The talent is there with this team, it’s all a matter of players stop underachieving and finally put it all together. They have definitely improved as a team and should be over .500. They were pretty close to being a .500 team in 2012 but Brandon League and Hector Noesi woefully underachieved in 2012 to go with a player in Miguel Olivo who had no business being a starting catcher. League blew 6 saves in 15 chances and was a failure as the team’s closer, Noesi had an ERA at 6.00 in mid-September and Olivo struggled with the bat and was awful defensively. Those three probably helped cost the team 10-12 wins and the team finished 12 under .500. With Olivo and League gone and Noesi not likely to pitch much at all this season, this is a +.500 team.
Projected batting order:
1) Dustin Ackley, 2nd baseman (2012- .226/.294/.328)
2) Franklin Gutierrez , centerfielder (2012- .260/.309/.420)
3) Kyle Seager, third baseman (2012- .259/.316/.423)
4) Kendrys Morales, designated hitter (2012- .273/.320/.467)
5) Michael Morse, left fielder (2012- .291/.321/.4700)
6) Jesus Montero, catcher (2012- .260/.298/.386)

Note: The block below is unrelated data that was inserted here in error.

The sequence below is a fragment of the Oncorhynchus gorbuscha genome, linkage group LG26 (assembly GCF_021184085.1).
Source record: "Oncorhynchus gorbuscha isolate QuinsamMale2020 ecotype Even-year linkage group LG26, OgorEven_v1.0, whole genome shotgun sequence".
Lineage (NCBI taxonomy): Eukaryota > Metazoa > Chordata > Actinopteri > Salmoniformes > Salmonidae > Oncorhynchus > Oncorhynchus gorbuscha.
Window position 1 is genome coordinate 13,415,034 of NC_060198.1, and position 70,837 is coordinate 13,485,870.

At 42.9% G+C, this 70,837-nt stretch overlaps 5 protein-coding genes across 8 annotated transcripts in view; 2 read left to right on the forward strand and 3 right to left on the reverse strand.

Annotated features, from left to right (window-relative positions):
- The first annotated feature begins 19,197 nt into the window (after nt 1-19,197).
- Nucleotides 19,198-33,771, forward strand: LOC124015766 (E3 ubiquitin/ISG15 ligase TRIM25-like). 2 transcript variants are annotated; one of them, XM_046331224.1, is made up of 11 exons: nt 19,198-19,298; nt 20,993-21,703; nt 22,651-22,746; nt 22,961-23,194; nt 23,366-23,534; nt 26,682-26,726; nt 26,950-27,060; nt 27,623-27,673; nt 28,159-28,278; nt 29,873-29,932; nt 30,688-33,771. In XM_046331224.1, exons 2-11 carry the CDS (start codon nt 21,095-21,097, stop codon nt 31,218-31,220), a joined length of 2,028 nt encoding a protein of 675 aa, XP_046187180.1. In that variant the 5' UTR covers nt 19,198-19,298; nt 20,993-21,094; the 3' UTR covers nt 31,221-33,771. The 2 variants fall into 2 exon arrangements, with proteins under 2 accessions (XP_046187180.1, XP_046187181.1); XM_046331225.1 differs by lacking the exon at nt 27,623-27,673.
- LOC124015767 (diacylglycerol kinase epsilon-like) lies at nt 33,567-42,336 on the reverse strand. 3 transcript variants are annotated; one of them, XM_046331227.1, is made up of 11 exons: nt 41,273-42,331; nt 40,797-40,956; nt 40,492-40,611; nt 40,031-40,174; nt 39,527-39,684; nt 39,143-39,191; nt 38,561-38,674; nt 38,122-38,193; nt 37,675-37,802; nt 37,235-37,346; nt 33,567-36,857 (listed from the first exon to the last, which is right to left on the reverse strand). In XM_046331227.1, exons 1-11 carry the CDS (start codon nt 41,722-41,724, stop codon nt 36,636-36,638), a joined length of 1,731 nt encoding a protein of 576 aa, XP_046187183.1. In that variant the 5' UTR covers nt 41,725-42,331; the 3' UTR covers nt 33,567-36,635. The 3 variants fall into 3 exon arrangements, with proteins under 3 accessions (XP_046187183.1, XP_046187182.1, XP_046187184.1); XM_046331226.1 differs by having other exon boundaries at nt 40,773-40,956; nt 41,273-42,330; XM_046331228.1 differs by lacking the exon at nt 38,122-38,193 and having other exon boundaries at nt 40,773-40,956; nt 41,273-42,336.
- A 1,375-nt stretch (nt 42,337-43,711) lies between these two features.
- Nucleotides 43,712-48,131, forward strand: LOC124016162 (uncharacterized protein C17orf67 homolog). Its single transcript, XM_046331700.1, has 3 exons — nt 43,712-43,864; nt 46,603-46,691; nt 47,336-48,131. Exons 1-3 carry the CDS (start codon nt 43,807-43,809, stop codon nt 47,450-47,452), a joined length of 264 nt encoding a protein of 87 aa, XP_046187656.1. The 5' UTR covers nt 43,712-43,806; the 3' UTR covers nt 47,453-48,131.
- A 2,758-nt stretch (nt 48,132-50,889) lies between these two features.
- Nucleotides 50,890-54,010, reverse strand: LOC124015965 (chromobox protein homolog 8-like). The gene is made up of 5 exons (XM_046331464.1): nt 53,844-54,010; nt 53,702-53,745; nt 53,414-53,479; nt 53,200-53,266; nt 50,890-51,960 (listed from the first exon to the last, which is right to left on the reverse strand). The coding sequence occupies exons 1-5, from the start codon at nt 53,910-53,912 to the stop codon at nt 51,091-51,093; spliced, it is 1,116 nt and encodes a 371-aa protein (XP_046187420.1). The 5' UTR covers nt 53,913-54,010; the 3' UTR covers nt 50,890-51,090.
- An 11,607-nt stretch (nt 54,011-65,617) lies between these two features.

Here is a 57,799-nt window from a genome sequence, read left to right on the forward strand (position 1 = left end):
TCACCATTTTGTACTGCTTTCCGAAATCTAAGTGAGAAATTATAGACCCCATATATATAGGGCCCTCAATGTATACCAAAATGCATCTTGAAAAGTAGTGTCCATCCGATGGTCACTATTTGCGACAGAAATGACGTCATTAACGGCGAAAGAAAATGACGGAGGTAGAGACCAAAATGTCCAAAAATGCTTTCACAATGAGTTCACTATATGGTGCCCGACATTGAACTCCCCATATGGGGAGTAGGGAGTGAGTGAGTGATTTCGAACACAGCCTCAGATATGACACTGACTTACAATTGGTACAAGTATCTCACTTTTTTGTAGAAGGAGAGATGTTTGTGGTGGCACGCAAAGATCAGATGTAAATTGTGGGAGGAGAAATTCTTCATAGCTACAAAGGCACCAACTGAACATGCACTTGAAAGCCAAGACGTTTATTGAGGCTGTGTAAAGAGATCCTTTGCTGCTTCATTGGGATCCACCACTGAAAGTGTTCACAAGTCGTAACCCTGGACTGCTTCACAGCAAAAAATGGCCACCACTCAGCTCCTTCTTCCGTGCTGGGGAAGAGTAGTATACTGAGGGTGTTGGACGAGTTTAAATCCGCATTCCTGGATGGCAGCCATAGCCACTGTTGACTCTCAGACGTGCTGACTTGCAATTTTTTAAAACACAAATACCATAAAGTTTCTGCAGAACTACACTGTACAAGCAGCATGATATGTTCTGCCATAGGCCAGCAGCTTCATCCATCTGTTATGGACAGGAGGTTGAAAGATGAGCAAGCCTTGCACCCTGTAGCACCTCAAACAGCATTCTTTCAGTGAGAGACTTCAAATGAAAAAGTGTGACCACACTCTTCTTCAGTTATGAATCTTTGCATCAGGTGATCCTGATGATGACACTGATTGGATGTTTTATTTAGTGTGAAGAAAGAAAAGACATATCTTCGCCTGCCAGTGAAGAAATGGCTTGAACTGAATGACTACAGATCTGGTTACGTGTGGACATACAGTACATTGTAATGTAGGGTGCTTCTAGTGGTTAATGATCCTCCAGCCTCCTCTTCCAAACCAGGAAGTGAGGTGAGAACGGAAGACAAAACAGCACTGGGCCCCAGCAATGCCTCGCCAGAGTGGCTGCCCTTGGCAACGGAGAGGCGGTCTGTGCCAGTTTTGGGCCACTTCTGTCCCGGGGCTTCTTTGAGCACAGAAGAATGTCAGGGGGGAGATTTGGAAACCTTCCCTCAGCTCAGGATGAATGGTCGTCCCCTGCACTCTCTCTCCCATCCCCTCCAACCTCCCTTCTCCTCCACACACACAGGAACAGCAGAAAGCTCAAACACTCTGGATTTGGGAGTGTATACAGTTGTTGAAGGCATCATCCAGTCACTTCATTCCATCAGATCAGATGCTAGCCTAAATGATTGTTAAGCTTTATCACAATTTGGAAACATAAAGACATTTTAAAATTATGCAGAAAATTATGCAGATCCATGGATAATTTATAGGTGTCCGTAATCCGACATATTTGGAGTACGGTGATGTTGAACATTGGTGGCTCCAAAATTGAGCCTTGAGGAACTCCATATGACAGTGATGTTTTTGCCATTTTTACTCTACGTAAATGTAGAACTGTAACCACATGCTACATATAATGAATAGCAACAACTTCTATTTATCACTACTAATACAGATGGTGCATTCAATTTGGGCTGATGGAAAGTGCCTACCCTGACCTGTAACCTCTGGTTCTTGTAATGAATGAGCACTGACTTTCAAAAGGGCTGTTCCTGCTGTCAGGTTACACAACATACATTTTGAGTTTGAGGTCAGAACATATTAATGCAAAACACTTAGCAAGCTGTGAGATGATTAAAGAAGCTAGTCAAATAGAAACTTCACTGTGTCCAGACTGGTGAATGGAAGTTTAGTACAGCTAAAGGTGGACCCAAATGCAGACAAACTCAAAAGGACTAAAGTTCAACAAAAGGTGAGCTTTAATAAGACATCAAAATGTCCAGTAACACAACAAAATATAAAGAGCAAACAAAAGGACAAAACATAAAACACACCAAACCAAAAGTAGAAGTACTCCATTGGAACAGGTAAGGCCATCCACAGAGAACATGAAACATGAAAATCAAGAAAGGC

7) Justin Smoak, first baseman (2012- .217/.290/.364)
8) Michael Saunders, right fielder (2012- .247/.306/.432
9) Brendan Ryan, shortstop (2012- .194/.277/.278)
Projected bench players:
Raul Ibanez, left fielder/DH (2012- .240/.308/.453)
Jason Bay, left fielder, right fielder, first baseman, DH (2012- .165/.237/.299)
Kelly Shoppach, catcher (2012- .233/.309/.425)
Robert Andino, 2nd baseman, shortstop, 3rd baseman (2012- .211/.283/.305
Projected starting rotation:
1) Felix Hernandez (2012- 13-9, 3.06 ERA)
2) Hisashi Iwakuma (2012- 9-5, 3.16 ERA)
3) Joe Saunders (2012- 9-13, 4.07 ERA)
4) Erasmo Ramirez (2012- 1-3, 3.36 ERA)
5) Jon Garland (2012- N/A)
Tom Wilhelmsen, closer (2012- 73 appearances, 29 saves, 4-3, 2.50 ERA)
Lucas Luetge, situational lefty (2012- 63 appearances, 2-2, 2 saves, 3.98 ERA)
Charlie Furbush, setup reliever (2012- 48 appearances, 5-2, 2.72 ERA)
Stephen Pryor, setup reliever (2012- 26 appearances, 3-1, 3.91 ERA)
Carter Capps, middle reliever (2012- 18 appearances, 3.96 ERA)
Oliver Perez, middle reliever (2012- 33 appearances, 1-3, 2.12 ERA)
Josh Kinney, long reliever (2012- 35 appearances, 0-3, 3.94 ERA)
Projected Mariners win total in 2013: 87 wins. Team falls just short of playoffs but builds towards a deep playoff run in 2014.